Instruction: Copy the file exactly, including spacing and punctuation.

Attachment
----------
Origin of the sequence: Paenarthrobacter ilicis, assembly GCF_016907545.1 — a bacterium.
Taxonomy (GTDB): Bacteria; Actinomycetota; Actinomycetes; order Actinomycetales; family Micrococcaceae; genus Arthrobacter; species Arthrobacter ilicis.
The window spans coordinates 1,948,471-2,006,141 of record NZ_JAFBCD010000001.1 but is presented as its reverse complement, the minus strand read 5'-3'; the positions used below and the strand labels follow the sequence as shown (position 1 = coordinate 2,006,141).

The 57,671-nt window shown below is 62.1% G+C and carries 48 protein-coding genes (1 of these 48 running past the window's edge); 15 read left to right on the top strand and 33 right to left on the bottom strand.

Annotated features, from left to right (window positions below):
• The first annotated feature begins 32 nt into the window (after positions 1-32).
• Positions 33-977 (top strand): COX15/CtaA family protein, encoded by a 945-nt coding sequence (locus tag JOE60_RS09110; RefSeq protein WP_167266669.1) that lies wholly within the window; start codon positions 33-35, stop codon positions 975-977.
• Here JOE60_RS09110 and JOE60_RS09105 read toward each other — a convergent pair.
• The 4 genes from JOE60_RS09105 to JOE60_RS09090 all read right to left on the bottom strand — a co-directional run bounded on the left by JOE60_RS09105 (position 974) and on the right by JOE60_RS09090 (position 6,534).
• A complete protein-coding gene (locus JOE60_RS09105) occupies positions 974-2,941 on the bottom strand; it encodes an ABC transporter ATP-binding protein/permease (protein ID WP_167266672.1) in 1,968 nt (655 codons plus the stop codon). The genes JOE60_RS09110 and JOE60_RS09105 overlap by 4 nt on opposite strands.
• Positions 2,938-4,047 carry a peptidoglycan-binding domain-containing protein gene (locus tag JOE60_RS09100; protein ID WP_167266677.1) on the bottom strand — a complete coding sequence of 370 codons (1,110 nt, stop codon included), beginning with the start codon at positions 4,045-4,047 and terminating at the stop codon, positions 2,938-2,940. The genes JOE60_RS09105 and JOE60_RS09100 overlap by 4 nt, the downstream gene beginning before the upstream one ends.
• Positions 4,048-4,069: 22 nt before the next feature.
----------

Origin of the sequence: Paenarthrobacter ilicis, assembly GCF_016907545.1 — a bacterium.
Taxonomy (GTDB): Bacteria; Actinomycetota; Actinomycetes; order Actinomycetales; family Micrococcaceae; genus Arthrobacter; species Arthrobacter ilicis.
The window spans coordinates 1,948,471-2,006,141 of record NZ_JAFBCD010000001.1 but is presented as its reverse complement, the minus strand read 5'-3'; the positions used below and the strand labels follow the sequence as shown (position 1 = coordinate 2,006,141).

The 57,671-nt window shown below is 62.1% G+C and carries 48 protein-coding genes (1 of these 48 running past the window's edge); 15 read left to right on the top strand and 33 right to left on the bottom strand.

Annotated features, from left to right (window positions below):
• The first annotated feature begins 32 nt into the window (after positions 1-32).
• Positions 33-977 (top strand): COX15/CtaA family protein, encoded by a 945-nt coding sequence (locus tag JOE60_RS09110; RefSeq protein WP_167266669.1) that lies wholly within the window; start codon positions 33-35, stop codon positions 975-977.
• Here JOE60_RS09110 and JOE60_RS09105 read toward each other — a convergent pair.
• The 4 genes from JOE60_RS09105 to JOE60_RS09090 all read right to left on the bottom strand — a co-directional run bounded on the left by JOE60_RS09105 (position 974) and on the right by JOE60_RS09090 (position 6,534).
• A complete protein-coding gene (locus JOE60_RS09105) occupies positions 974-2,941 on the bottom strand; it encodes an ABC transporter ATP-binding protein/permease (protein ID WP_167266672.1) in 1,968 nt (655 codons plus the stop codon). The genes JOE60_RS09110 and JOE60_RS09105 overlap by 4 nt on opposite strands.
• Positions 2,938-4,047 carry a peptidoglycan-binding domain-containing protein gene (locus tag JOE60_RS09100; protein ID WP_167266677.1) on the bottom strand — a complete coding sequence of 370 codons (1,110 nt, stop codon included), beginning with the start codon at positions 4,045-4,047 and terminating at the stop codon, positions 2,938-2,940. The genes JOE60_RS09105 and JOE60_RS09100 overlap by 4 nt, the downstream gene beginning before the upstream one ends.
• Positions 4,048-4,069: 22 nt before the next feature.